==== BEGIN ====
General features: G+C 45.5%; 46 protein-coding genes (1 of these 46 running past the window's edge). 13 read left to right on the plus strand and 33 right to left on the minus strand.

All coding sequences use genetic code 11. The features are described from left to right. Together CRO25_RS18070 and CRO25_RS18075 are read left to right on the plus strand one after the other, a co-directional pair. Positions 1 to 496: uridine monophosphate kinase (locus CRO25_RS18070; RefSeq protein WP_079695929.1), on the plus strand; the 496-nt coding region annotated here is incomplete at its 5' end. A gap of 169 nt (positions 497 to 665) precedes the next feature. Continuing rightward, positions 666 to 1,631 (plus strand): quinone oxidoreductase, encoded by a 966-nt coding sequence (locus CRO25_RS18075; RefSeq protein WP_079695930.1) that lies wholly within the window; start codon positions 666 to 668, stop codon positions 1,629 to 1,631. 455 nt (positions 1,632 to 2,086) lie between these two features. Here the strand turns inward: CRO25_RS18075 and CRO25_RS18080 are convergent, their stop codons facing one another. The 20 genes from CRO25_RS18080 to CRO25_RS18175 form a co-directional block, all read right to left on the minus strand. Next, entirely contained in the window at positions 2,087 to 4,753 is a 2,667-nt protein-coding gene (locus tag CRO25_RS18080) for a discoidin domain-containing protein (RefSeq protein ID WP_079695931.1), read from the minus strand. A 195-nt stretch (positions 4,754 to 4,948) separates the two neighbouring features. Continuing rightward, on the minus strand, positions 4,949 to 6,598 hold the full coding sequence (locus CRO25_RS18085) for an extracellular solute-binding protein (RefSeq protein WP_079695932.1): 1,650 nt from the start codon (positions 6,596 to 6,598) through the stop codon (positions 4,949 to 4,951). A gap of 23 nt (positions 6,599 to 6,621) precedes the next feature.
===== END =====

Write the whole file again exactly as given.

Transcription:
General features: G+C 45.5%; 46 protein-coding genes (1 of these 46 running past the window's edge). 13 read left to right on the plus strand and 33 right to left on the minus strand.

All coding sequences use genetic code 11. The features are described from left to right. Together CRO25_RS18070 and CRO25_RS18075 are read left to right on the plus strand one after the other, a co-directional pair. Positions 1 to 496: uridine monophosphate kinase (locus CRO25_RS18070; RefSeq protein WP_079695929.1), on the plus strand; the 496-nt coding region annotated here is incomplete at its 5' end. A gap of 169 nt (positions 497 to 665) precedes the next feature. Continuing rightward, positions 666 to 1,631 (plus strand): quinone oxidoreductase, encoded by a 966-nt coding sequence (locus CRO25_RS18075; RefSeq protein WP_079695930.1) that lies wholly within the window; start codon positions 666 to 668, stop codon positions 1,629 to 1,631. 455 nt (positions 1,632 to 2,086) lie between these two features. Here the strand turns inward: CRO25_RS18075 and CRO25_RS18080 are convergent, their stop codons facing one another. The 20 genes from CRO25_RS18080 to CRO25_RS18175 form a co-directional block, all read right to left on the minus strand. Next, entirely contained in the window at positions 2,087 to 4,753 is a 2,667-nt protein-coding gene (locus tag CRO25_RS18080) for a discoidin domain-containing protein (RefSeq protein ID WP_079695931.1), read from the minus strand. A 195-nt stretch (positions 4,754 to 4,948) separates the two neighbouring features. Continuing rightward, on the minus strand, positions 4,949 to 6,598 hold the full coding sequence (locus CRO25_RS18085) for an extracellular solute-binding protein (RefSeq protein WP_079695932.1): 1,650 nt from the start codon (positions 6,596 to 6,598) through the stop codon (positions 4,949 to 4,951). A gap of 23 nt (positions 6,599 to 6,621) precedes the next feature.